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Yearners versus Schoolers*: Will we ever get to a tipping point in math education?

Session 3
ihor Charischak — Council for Technology in Math Education - CLIME

My consciousness of the debate about school reform in math education began in the late 1960s and that debate continues unabated to this day. On one side are the “Schoolers” who believe that schools the way they are currently organized are fine, but just need some tweaking to function better. On the other side are the “Yearners” who believe only in dramatic change that needs to become more student driven and project based, especially with regard to math curriculum. Ronald Wolk in “Wasting Minds” suggests that the solution is to leave the public schools to the reform-minded “Schoolers” and in addition to maintaining public schools in their current form for those who prefer it, a second, parallel strategy be developed where charter-like schools can experiment with alternative organizational strategies. This is particularly needed in math education because the “Royal Roads” to Calculus and Algebra continue to be gatekeepers. Speaking as a card-carrying Yearner/schooler composite, I believe this “one path fits all” should not be forced upon all students. Assuming that schooling should provide for the unique talents of all students, how could we make our math goals better fit the needs of all our students? Is there a middle ground for Yearner and Schoolers? What might that look like in your school?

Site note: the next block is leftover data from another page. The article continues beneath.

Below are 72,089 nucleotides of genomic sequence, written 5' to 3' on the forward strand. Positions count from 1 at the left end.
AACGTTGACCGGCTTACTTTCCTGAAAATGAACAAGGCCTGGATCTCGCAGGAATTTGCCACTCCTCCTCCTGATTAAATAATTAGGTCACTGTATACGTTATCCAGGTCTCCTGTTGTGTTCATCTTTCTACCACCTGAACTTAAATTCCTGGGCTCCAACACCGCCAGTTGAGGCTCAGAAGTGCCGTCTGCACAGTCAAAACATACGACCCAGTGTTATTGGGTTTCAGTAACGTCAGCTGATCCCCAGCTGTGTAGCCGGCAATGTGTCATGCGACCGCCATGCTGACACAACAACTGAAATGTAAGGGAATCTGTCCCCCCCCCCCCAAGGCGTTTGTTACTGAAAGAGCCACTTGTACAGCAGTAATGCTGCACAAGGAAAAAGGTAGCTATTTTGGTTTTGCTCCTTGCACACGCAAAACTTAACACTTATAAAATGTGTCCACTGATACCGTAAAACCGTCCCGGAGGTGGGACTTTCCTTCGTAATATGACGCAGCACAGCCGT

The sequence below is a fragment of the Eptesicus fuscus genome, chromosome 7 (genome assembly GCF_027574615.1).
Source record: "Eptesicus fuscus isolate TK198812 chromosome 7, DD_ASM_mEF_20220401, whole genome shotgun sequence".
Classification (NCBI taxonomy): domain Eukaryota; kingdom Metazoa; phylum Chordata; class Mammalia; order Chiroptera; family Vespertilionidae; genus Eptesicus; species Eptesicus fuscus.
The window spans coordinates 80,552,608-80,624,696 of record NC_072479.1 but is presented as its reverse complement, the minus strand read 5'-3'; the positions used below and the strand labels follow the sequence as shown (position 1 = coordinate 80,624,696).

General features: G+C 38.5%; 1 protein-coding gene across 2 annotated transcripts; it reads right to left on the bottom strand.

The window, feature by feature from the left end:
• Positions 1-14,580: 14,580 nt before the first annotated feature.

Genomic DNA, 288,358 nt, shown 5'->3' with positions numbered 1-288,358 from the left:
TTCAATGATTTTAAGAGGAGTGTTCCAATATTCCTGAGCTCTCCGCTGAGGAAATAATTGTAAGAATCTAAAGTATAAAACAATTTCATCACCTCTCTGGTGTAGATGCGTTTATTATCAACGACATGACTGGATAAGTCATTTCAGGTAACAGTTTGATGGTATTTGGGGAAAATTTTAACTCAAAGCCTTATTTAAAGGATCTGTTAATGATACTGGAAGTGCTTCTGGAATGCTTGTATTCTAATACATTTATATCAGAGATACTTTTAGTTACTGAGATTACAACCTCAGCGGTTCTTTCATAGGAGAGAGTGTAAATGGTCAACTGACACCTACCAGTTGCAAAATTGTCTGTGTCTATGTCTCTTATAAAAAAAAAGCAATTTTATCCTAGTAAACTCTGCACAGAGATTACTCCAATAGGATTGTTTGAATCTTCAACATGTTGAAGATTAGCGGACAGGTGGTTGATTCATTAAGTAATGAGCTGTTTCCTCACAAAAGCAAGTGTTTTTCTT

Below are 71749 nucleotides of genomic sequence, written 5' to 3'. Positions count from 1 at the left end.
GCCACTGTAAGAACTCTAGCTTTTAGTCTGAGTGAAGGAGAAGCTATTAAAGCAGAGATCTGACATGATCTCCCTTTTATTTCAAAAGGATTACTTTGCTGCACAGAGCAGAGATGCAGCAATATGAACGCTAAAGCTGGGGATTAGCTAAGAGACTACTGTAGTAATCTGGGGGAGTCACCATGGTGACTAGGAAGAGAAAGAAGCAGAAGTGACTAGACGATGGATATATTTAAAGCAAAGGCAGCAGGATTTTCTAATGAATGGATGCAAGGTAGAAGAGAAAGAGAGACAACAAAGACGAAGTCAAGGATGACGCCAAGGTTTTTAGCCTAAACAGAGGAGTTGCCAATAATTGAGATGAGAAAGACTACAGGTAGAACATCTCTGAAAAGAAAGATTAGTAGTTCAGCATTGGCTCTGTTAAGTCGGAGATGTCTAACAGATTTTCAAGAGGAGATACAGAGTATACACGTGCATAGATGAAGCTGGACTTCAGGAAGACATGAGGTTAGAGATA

To help set the stage for this session read Seymour Papert's opening chapter of his book Children's Machine (link below.)

*Terms coined by Seymour Papert in his book “The Children's Machine.”

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ihor charischak
ihor charischak
CLIME-Affiliate group of NCTM


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